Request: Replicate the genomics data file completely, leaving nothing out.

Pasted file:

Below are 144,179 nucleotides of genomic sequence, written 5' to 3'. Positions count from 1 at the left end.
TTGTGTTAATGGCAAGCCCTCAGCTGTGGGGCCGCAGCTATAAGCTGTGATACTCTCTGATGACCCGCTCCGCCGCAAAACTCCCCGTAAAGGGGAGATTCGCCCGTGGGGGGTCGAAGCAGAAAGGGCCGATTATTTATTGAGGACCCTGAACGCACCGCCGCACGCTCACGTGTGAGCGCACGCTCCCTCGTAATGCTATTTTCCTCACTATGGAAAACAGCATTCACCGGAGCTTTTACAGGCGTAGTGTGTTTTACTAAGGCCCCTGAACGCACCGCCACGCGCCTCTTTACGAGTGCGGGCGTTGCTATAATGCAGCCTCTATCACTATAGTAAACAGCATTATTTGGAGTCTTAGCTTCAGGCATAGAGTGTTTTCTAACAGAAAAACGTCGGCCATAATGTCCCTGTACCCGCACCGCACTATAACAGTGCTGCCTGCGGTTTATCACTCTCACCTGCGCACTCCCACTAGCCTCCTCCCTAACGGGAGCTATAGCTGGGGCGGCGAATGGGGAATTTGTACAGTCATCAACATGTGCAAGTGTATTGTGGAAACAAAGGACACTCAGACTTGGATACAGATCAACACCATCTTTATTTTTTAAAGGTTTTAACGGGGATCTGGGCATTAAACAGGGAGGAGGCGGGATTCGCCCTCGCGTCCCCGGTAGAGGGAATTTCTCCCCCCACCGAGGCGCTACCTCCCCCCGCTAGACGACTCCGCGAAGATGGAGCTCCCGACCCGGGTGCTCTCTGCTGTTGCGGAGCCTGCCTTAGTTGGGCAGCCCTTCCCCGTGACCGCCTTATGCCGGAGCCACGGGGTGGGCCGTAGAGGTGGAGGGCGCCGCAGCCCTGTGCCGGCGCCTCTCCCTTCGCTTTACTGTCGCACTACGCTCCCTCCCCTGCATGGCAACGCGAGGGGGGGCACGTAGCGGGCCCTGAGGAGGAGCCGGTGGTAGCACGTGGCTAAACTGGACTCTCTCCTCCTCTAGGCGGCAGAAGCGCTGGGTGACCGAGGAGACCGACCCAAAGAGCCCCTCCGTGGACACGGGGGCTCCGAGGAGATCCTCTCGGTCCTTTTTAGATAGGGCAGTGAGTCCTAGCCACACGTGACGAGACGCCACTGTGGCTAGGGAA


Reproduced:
Below are 144,179 nucleotides of genomic sequence, written 5' to 3'. Positions count from 1 at the left end.
TTGTGTTAATGGCAAGCCCTCAGCTGTGGGGCCGCAGCTATAAGCTGTGATACTCTCTGATGACCCGCTCCGCCGCAAAACTCCCCGTAAAGGGGAGATTCGCCCGTGGGGGGTCGAAGCAGAAAGGGCCGATTATTTATTGAGGACCCTGAACGCACCGCCGCACGCTCACGTGTGAGCGCACGCTCCCTCGTAATGCTATTTTCCTCACTATGGAAAACAGCATTCACCGGAGCTTTTACAGGCGTAGTGTGTTTTACTAAGGCCCCTGAACGCACCGCCACGCGCCTCTTTACGAGTGCGGGCGTTGCTATAATGCAGCCTCTATCACTATAGTAAACAGCATTATTTGGAGTCTTAGCTTCAGGCATAGAGTGTTTTCTAACAGAAAAACGTCGGCCATAATGTCCCTGTACCCGCACCGCACTATAACAGTGCTGCCTGCGGTTTATCACTCTCACCTGCGCACTCCCACTAGCCTCCTCCCTAACGGGAGCTATAGCTGGGGCGGCGAATGGGGAATTTGTACAGTCATCAACATGTGCAAGTGTATTGTGGAAACAAAGGACACTCAGACTTGGATACAGATCAACACCATCTTTATTTTTTAAAGGTTTTAACGGGGATCTGGGCATTAAACAGGGAGGAGGCGGGATTCGCCCTCGCGTCCCCGGTAGAGGGAATTTCTCCCCCCACCGAGGCGCTACCTCCCCCCGCTAGACGACTCCGCGAAGATGGAGCTCCCGACCCGGGTGCTCTCTGCTGTTGCGGAGCCTGCCTTAGTTGGGCAGCCCTTCCCCGTGACCGCCTTATGCCGGAGCCACGGGGTGGGCCGTAGAGGTGGAGGGCGCCGCAGCCCTGTGCCGGCGCCTCTCCCTTCGCTTTACTGTCGCACTACGCTCCCTCCCCTGCATGGCAACGCGAGGGGGGGCACGTAGCGGGCCCTGAGGAGGAGCCGGTGGTAGCACGTGGCTAAACTGGACTCTCTCCTCCTCTAGGCGGCAGAAGCGCTGGGTGACCGAGGAGACCGACCCAAAGAGCCCCTCCGTGGACACGGGGGCTCCGAGGAGATCCTCTCGGTCCTTTTTAGATAGGGCAGTGAGTCCTAGCCACACGTGACGAGACGCCACTGTGGCTAGGGAA